Strategic Choices in Foreign Aid
Morgan, T. Clifton
Doctor of Philosophy
This dissertation addresses three important questions surrounding the politics of foreign aid, namely what leads to its provisions by donor countries, and what are some of its consequences on those receiving it. Using arguments rooted in political economy models and large-N statistics, this dissertation provides three core findings: (i) Foreign aid can be driven by heterogenous motives in the donor country. (ii) This heterogeneity determines whether a donor lives up to the promises over foreign aid that it makes. (iii) Inflows of foreign aid tend to restrain the government’s propensity to engage in killings.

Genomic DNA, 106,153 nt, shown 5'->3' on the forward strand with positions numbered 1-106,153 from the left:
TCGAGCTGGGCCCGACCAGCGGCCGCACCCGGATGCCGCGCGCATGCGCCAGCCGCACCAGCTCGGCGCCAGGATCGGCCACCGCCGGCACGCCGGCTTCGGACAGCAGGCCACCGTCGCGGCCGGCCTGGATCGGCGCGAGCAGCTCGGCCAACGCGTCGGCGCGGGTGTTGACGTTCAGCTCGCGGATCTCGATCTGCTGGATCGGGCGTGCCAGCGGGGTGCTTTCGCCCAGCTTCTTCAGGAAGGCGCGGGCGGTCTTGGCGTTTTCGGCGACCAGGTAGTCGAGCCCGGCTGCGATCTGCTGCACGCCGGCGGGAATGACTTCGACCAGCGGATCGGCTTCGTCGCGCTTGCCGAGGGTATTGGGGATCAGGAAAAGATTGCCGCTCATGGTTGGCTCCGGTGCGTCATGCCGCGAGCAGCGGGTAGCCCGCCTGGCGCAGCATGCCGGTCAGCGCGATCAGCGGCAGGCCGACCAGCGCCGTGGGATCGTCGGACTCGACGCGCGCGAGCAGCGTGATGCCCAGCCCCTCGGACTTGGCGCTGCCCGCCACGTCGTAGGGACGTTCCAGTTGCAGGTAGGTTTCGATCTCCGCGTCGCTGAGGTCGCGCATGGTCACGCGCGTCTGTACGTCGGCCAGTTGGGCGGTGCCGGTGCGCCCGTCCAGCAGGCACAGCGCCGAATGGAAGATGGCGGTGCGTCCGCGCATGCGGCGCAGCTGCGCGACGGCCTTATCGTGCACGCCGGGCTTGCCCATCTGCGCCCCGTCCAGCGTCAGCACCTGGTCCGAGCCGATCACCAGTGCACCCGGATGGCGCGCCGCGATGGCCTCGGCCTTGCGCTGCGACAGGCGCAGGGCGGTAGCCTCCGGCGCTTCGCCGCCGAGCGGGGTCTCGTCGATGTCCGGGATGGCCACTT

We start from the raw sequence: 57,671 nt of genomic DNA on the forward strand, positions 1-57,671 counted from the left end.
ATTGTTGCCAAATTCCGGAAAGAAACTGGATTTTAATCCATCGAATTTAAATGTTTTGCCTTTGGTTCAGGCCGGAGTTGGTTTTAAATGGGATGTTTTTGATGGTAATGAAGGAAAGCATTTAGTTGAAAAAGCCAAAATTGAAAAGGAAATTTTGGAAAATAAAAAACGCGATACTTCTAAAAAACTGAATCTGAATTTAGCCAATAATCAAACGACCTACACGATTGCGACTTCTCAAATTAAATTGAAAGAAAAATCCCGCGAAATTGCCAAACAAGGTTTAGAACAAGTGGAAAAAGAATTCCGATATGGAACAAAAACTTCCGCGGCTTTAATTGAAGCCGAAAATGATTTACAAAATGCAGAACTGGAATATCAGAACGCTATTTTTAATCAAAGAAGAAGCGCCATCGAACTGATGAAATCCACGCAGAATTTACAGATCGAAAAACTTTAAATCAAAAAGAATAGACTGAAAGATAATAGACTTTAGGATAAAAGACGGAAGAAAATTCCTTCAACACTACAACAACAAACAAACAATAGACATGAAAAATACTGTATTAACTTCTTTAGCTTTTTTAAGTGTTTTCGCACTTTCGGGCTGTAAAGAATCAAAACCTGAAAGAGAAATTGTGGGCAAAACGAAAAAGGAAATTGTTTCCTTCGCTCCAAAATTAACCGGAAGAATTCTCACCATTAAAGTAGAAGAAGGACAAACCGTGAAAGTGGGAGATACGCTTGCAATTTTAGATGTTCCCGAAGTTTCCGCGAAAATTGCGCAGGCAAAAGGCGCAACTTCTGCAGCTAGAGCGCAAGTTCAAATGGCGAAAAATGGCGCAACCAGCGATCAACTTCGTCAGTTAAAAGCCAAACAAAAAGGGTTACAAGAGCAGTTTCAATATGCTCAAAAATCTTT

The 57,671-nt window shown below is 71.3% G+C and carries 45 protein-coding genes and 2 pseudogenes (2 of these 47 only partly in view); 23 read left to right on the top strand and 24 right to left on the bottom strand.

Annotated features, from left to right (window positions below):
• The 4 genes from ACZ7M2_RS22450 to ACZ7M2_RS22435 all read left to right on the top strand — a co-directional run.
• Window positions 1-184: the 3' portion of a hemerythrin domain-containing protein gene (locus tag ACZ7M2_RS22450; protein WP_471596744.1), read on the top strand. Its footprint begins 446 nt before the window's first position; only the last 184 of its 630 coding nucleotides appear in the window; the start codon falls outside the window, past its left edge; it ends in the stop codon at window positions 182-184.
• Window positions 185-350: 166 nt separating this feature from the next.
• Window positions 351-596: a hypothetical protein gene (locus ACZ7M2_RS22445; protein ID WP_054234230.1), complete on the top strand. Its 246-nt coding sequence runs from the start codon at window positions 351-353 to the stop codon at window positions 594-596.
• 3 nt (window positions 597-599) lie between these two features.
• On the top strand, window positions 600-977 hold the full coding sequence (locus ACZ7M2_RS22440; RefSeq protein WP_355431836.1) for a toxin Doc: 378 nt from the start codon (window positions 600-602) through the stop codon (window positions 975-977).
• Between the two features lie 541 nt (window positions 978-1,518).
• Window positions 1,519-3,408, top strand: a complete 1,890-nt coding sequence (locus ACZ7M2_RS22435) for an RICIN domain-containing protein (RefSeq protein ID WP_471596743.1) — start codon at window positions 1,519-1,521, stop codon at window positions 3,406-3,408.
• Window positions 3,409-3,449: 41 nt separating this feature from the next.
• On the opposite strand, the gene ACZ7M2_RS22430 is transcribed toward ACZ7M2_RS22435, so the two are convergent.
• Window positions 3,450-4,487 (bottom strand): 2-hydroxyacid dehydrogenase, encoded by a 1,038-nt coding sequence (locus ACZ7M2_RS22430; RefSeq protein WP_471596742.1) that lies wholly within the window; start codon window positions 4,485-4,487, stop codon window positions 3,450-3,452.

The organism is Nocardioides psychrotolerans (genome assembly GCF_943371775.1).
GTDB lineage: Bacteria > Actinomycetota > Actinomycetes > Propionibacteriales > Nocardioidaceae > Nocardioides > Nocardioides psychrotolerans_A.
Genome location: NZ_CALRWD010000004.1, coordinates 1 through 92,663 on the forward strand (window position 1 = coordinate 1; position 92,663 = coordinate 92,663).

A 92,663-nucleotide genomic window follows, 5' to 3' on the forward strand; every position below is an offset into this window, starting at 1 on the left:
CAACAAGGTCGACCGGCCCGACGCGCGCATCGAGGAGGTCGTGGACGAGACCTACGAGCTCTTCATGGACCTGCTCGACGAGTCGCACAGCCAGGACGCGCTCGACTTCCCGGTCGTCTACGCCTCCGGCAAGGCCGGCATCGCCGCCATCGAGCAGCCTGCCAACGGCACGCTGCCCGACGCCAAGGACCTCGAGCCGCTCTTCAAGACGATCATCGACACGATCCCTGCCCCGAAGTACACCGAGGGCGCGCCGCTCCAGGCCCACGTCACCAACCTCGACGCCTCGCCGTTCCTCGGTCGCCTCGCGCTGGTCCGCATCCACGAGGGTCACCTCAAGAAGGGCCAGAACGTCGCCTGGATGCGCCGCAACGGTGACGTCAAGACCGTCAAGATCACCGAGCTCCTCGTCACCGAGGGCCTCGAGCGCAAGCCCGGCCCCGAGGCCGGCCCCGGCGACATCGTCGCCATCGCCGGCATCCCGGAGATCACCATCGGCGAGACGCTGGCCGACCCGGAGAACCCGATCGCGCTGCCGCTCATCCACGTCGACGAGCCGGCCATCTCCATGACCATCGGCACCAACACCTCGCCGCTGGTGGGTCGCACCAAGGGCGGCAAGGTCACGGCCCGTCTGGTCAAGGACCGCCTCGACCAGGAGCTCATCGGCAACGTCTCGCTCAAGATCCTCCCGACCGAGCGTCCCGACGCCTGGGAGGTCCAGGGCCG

International relations; Foreign aid; Development; Foreign policy